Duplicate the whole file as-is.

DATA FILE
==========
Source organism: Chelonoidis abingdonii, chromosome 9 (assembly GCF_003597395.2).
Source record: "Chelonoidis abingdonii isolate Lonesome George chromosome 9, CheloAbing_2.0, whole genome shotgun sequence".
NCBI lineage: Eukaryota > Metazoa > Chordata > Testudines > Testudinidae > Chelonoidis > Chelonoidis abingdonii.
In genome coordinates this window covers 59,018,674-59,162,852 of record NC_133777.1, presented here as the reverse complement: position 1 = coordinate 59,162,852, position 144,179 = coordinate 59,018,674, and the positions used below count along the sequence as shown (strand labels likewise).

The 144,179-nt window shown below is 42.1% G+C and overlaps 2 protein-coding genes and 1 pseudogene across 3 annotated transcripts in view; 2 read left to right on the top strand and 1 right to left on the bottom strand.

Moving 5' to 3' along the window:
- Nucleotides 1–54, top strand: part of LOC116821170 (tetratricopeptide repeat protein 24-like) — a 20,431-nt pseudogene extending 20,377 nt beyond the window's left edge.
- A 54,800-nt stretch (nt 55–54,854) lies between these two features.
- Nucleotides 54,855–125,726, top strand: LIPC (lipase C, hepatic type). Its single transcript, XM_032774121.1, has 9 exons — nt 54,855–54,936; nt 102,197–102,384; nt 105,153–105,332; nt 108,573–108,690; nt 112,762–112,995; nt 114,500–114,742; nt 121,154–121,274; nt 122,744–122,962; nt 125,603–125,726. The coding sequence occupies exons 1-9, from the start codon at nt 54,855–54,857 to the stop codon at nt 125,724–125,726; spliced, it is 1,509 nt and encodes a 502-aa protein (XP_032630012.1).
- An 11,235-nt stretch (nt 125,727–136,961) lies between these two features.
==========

Source organism: Chelonoidis abingdonii, chromosome 9 (assembly GCF_003597395.2).
Source record: "Chelonoidis abingdonii isolate Lonesome George chromosome 9, CheloAbing_2.0, whole genome shotgun sequence".
NCBI lineage: Eukaryota > Metazoa > Chordata > Testudines > Testudinidae > Chelonoidis > Chelonoidis abingdonii.
In genome coordinates this window covers 59,018,674-59,162,852 of record NC_133777.1, presented here as the reverse complement: position 1 = coordinate 59,162,852, position 144,179 = coordinate 59,018,674, and the positions used below count along the sequence as shown (strand labels likewise).

The 144,179-nt window shown below is 42.1% G+C and overlaps 2 protein-coding genes and 1 pseudogene across 3 annotated transcripts in view; 2 read left to right on the top strand and 1 right to left on the bottom strand.

Moving 5' to 3' along the window:
- Nucleotides 1–54, top strand: part of LOC116821170 (tetratricopeptide repeat protein 24-like) — a 20,431-nt pseudogene extending 20,377 nt beyond the window's left edge.
- A 54,800-nt stretch (nt 55–54,854) lies between these two features.
- Nucleotides 54,855–125,726, top strand: LIPC (lipase C, hepatic type). Its single transcript, XM_032774121.1, has 9 exons — nt 54,855–54,936; nt 102,197–102,384; nt 105,153–105,332; nt 108,573–108,690; nt 112,762–112,995; nt 114,500–114,742; nt 121,154–121,274; nt 122,744–122,962; nt 125,603–125,726. The coding sequence occupies exons 1-9, from the start codon at nt 54,855–54,857 to the stop codon at nt 125,724–125,726; spliced, it is 1,509 nt and encodes a 502-aa protein (XP_032630012.1).
- An 11,235-nt stretch (nt 125,727–136,961) lies between these two features.